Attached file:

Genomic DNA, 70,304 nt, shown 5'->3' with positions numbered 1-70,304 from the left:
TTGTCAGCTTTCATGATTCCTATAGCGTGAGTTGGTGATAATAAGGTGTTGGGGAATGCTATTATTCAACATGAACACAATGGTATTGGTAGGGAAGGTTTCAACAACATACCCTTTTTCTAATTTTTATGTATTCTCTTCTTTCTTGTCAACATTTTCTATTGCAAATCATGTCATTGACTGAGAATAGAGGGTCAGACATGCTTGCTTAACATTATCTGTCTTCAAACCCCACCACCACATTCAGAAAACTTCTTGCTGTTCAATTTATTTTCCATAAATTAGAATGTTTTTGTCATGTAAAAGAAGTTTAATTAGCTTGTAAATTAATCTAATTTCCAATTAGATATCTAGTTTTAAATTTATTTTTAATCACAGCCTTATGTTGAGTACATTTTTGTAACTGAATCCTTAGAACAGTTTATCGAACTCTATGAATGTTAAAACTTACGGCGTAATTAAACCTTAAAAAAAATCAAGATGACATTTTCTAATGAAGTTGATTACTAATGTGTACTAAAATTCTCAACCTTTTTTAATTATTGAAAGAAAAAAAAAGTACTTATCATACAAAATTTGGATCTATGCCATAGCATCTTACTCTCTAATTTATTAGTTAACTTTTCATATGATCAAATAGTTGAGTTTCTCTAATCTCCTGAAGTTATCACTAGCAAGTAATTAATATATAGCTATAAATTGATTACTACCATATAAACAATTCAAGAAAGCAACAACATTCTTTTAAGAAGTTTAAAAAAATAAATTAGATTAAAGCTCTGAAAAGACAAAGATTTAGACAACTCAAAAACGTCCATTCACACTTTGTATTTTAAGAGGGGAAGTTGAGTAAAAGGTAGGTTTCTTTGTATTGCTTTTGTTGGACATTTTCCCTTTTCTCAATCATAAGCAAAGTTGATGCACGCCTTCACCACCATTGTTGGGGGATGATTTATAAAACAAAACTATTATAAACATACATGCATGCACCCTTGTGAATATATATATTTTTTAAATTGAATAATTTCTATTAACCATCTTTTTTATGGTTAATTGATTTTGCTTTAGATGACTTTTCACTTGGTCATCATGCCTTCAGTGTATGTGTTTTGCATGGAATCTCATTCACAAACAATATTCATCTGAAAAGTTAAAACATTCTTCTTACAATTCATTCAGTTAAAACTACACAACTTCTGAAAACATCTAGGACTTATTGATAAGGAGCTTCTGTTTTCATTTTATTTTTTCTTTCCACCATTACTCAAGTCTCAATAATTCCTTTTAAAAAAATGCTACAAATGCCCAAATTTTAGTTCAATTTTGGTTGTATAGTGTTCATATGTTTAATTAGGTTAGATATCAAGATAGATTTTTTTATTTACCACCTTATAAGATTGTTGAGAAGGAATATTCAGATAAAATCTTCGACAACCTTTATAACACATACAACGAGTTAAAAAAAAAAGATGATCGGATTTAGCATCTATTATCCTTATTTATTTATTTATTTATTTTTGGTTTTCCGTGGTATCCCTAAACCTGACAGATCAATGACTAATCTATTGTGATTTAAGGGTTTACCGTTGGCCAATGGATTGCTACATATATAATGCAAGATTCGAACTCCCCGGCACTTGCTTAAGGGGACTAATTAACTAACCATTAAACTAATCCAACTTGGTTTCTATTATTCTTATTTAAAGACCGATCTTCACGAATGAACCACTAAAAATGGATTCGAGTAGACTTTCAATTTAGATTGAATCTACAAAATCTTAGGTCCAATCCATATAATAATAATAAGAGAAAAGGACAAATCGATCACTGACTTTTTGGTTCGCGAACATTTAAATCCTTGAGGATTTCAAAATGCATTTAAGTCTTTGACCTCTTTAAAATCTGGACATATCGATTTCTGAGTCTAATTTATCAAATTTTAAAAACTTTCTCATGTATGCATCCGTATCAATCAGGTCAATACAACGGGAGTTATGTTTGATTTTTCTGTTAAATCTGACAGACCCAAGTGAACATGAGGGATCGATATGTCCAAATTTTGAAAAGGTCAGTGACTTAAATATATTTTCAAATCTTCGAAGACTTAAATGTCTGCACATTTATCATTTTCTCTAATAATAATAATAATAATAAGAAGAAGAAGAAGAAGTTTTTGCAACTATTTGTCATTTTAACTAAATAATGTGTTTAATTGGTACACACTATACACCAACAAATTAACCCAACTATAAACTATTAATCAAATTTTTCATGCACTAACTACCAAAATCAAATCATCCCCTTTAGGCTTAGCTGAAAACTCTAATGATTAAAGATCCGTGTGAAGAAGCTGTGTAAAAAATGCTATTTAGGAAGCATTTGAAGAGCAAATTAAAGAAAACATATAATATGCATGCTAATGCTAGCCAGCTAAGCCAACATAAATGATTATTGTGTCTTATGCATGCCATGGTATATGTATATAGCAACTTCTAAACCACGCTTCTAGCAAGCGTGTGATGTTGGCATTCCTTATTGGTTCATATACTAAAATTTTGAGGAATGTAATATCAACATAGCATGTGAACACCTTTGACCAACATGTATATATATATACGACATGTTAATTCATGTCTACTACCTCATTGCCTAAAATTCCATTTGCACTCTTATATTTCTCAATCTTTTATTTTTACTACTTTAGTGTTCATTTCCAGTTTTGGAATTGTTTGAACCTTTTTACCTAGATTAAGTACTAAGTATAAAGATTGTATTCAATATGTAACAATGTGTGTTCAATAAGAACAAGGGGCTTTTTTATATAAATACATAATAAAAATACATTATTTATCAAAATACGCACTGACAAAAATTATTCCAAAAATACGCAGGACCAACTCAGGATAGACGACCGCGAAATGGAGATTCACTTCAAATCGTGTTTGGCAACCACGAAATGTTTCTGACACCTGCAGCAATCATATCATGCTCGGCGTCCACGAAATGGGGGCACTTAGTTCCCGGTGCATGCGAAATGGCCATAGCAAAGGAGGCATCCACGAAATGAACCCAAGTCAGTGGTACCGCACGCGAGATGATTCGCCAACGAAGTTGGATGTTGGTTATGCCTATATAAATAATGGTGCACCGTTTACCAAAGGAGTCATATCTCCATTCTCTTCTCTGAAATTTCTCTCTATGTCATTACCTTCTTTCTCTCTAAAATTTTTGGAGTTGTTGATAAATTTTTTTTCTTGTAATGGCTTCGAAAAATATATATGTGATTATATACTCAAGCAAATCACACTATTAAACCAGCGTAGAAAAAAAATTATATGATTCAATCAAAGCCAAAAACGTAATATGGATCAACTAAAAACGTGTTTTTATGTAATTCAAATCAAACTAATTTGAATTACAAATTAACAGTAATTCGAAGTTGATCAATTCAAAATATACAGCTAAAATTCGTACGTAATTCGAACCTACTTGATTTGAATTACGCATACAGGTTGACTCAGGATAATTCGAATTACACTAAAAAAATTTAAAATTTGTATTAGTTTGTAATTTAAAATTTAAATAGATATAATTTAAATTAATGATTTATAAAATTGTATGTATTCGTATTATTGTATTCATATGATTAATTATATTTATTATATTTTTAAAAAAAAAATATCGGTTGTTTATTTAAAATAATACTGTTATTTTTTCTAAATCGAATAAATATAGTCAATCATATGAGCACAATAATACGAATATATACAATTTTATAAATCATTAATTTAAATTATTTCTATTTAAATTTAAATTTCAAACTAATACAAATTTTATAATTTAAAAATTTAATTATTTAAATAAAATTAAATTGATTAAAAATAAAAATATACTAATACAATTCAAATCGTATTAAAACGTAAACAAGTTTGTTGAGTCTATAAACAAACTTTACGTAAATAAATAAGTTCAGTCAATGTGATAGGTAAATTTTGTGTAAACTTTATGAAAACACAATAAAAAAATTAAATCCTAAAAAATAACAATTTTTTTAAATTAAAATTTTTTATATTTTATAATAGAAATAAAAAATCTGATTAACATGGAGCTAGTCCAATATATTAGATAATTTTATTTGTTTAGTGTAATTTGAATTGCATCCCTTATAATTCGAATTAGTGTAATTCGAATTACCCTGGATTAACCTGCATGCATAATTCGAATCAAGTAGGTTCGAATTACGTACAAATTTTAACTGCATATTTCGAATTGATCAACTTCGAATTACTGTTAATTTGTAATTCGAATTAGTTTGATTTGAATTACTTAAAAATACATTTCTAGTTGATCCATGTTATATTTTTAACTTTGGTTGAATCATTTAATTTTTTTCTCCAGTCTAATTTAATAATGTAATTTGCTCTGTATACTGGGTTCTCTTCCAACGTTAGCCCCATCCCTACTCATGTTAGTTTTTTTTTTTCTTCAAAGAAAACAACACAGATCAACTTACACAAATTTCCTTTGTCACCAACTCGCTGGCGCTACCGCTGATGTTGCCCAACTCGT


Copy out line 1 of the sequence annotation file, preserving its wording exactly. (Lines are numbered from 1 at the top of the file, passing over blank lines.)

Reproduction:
Genomic DNA, 70,304 nt, shown 5'->3' with positions numbered 1-70,304 from the left: